DaimlerChrysler Failures

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"The Merger of Equals statement was necessary in order to earn the support of Chrysler's workers and the American public, but it was never reality”


(DaimlerChrysler CEO )

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Lack of governance

•Juergen Schrempp and Bob Eaton did not follow coordinated course of action during transition phase•Low level contact between the two top level management guys•The American dynamism faded under subtle German pressure•Chrysler started drifting into no man’s land•It bled cash for almost an year, owing to mismanagement

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Daimler-Benz’s CultureDaimler saw itself as the foremost innovator of the automobile industry with a rich engineering and quality heritage (see Figure 3).

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Chrysler’s CultureChrysler was a trendsetter for new designs, short development times referring to its organizational flexibility and a sense for market opportunities (see Figure 4)Figure 2: Chrysler’s Cultural Web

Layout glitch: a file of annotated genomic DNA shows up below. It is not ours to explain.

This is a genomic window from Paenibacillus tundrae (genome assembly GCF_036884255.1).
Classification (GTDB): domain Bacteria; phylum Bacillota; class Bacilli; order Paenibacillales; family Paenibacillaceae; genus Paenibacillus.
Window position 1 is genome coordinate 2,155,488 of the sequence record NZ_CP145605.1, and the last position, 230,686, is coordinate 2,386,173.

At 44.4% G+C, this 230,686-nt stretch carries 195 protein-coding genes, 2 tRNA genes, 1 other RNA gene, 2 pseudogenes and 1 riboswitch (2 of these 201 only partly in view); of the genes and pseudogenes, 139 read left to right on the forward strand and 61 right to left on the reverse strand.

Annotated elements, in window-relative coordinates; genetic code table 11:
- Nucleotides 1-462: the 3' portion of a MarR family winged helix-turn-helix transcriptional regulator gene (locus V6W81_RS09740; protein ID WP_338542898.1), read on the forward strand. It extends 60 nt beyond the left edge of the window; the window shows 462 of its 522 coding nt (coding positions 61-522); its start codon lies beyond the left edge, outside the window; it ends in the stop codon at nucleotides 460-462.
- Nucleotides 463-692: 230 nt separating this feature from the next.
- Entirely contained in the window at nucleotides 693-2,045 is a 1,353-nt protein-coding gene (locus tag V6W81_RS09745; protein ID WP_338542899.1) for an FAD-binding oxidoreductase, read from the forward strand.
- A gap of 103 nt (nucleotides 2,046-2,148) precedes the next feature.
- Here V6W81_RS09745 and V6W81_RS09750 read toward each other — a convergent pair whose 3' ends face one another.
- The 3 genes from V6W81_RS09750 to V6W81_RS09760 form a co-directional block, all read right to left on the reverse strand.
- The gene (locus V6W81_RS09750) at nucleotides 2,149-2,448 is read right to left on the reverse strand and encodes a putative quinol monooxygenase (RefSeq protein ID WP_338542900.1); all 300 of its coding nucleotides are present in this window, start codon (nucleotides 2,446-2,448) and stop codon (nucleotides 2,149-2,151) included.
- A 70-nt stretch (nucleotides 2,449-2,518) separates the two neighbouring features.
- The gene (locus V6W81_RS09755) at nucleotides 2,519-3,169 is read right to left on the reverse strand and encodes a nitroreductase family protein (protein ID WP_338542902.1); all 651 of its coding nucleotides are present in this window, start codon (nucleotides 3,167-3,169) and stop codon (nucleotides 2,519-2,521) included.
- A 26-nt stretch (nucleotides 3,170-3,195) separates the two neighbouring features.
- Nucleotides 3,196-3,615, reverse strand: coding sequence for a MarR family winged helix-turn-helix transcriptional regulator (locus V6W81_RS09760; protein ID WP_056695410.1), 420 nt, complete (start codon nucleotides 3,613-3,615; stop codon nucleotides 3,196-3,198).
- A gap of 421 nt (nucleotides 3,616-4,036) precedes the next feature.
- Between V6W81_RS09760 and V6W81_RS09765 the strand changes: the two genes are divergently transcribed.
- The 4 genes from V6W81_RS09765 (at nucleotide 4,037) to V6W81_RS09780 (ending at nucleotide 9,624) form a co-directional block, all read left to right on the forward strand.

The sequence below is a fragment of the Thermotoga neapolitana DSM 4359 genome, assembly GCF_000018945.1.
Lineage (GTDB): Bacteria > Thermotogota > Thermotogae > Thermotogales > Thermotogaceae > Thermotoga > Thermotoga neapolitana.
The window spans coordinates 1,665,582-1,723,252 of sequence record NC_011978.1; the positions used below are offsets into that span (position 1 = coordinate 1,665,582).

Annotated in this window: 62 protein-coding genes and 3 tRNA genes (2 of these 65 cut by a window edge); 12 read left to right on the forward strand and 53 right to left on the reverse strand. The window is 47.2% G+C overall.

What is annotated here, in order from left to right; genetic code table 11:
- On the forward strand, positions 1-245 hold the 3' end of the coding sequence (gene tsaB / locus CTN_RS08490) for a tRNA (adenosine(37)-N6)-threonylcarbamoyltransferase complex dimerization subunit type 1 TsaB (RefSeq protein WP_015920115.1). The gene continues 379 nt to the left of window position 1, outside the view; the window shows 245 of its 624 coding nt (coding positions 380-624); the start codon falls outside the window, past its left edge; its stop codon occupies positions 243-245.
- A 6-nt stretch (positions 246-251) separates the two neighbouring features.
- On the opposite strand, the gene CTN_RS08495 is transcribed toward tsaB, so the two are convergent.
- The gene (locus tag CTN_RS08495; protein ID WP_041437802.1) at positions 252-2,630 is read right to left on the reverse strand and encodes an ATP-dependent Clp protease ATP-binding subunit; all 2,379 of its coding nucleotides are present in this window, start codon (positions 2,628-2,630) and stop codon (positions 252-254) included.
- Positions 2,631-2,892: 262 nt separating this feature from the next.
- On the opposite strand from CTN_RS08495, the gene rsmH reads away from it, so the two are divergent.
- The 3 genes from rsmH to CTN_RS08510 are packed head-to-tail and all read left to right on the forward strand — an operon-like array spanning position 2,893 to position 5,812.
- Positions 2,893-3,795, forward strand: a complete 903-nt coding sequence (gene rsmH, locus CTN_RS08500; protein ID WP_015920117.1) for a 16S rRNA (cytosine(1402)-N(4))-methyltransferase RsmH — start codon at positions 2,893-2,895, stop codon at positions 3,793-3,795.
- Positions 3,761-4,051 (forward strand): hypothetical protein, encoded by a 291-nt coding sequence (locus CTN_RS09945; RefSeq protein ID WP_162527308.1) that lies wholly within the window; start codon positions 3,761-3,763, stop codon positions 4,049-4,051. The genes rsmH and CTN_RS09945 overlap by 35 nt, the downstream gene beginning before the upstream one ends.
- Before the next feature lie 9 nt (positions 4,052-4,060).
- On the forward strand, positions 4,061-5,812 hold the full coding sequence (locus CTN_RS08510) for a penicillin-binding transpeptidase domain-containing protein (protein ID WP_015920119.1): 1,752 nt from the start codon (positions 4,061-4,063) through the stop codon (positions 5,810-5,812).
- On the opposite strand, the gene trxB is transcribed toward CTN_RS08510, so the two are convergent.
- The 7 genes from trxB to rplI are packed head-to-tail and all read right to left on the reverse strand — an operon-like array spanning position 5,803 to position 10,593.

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The comparison of culturesThe major differences, that we have elaborated comparing these two companies are in the below table 1.

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Inability to Manage Cross-Culturally

•A potential issue that should not have been ignored was the strong

cultures and language barriers between the U.S. and Germany

•American business practices are very informal.

•In Germany they employ a rigid hierarchical corporate structure.

•Perceived benefits were never realized due to a lack of coordination, and

inability to manage across the two cultures with a central authority

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Attempt to pick a middle spot